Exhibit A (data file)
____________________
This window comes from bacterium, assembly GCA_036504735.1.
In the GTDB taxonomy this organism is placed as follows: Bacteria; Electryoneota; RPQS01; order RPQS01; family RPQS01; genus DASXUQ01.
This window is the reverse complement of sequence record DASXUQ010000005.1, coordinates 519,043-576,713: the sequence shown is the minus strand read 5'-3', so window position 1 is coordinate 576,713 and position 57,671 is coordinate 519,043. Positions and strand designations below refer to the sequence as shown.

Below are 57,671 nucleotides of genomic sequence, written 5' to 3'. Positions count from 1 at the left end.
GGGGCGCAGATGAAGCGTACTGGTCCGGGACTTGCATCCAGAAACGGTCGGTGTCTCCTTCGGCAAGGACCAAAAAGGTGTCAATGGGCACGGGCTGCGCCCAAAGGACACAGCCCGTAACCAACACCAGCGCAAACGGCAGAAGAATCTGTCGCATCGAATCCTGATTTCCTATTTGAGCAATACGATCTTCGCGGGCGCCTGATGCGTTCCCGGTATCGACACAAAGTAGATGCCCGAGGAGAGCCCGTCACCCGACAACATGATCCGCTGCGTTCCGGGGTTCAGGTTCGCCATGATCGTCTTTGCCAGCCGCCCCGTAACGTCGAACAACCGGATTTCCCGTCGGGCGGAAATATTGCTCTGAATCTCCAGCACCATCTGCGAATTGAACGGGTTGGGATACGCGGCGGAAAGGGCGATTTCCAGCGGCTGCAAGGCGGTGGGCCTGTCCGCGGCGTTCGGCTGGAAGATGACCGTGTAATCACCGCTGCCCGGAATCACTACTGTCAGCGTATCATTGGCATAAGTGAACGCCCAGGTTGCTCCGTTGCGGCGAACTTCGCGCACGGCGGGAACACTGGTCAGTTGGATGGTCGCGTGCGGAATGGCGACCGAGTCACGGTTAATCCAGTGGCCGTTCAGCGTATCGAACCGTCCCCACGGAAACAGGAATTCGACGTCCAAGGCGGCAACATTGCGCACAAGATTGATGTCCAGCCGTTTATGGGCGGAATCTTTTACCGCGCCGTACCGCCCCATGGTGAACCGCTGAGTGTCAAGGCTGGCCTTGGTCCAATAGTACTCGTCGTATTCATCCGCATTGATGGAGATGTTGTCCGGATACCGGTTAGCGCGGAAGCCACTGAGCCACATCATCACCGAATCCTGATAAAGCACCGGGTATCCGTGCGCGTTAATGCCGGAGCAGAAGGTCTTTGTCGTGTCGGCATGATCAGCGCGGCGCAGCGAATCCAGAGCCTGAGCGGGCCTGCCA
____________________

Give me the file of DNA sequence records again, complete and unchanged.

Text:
This window comes from bacterium, assembly GCA_036504735.1.
In the GTDB taxonomy this organism is placed as follows: Bacteria; Electryoneota; RPQS01; order RPQS01; family RPQS01; genus DASXUQ01.
This window is the reverse complement of sequence record DASXUQ010000005.1, coordinates 519,043-576,713: the sequence shown is the minus strand read 5'-3', so window position 1 is coordinate 576,713 and position 57,671 is coordinate 519,043. Positions and strand designations below refer to the sequence as shown.

Below are 57,671 nucleotides of genomic sequence, written 5' to 3'. Positions count from 1 at the left end.
GGGGCGCAGATGAAGCGTACTGGTCCGGGACTTGCATCCAGAAACGGTCGGTGTCTCCTTCGGCAAGGACCAAAAAGGTGTCAATGGGCACGGGCTGCGCCCAAAGGACACAGCCCGTAACCAACACCAGCGCAAACGGCAGAAGAATCTGTCGCATCGAATCCTGATTTCCTATTTGAGCAATACGATCTTCGCGGGCGCCTGATGCGTTCCCGGTATCGACACAAAGTAGATGCCCGAGGAGAGCCCGTCACCCGACAACATGATCCGCTGCGTTCCGGGGTTCAGGTTCGCCATGATCGTCTTTGCCAGCCGCCCCGTAACGTCGAACAACCGGATTTCCCGTCGGGCGGAAATATTGCTCTGAATCTCCAGCACCATCTGCGAATTGAACGGGTTGGGATACGCGGCGGAAAGGGCGATTTCCAGCGGCTGCAAGGCGGTGGGCCTGTCCGCGGCGTTCGGCTGGAAGATGACCGTGTAATCACCGCTGCCCGGAATCACTACTGTCAGCGTATCATTGGCATAAGTGAACGCCCAGGTTGCTCCGTTGCGGCGAACTTCGCGCACGGCGGGAACACTGGTCAGTTGGATGGTCGCGTGCGGAATGGCGACCGAGTCACGGTTAATCCAGTGGCCGTTCAGCGTATCGAACCGTCCCCACGGAAACAGGAATTCGACGTCCAAGGCGGCAACATTGCGCACAAGATTGATGTCCAGCCGTTTATGGGCGGAATCTTTTACCGCGCCGTACCGCCCCATGGTGAACCGCTGAGTGTCAAGGCTGGCCTTGGTCCAATAGTACTCGTCGTATTCATCCGCATTGATGGAGATGTTGTCCGGATACCGGTTAGCGCGGAAGCCACTGAGCCACATCATCACCGAATCCTGATAAAGCACCGGGTATCCGTGCGCGTTAATGCCGGAGCAGAAGGTCTTTGTCGTGTCGGCATGATCAGCGCGGCGCAGCGAATCCAGAGCCTGAGCGGGCCTGCCA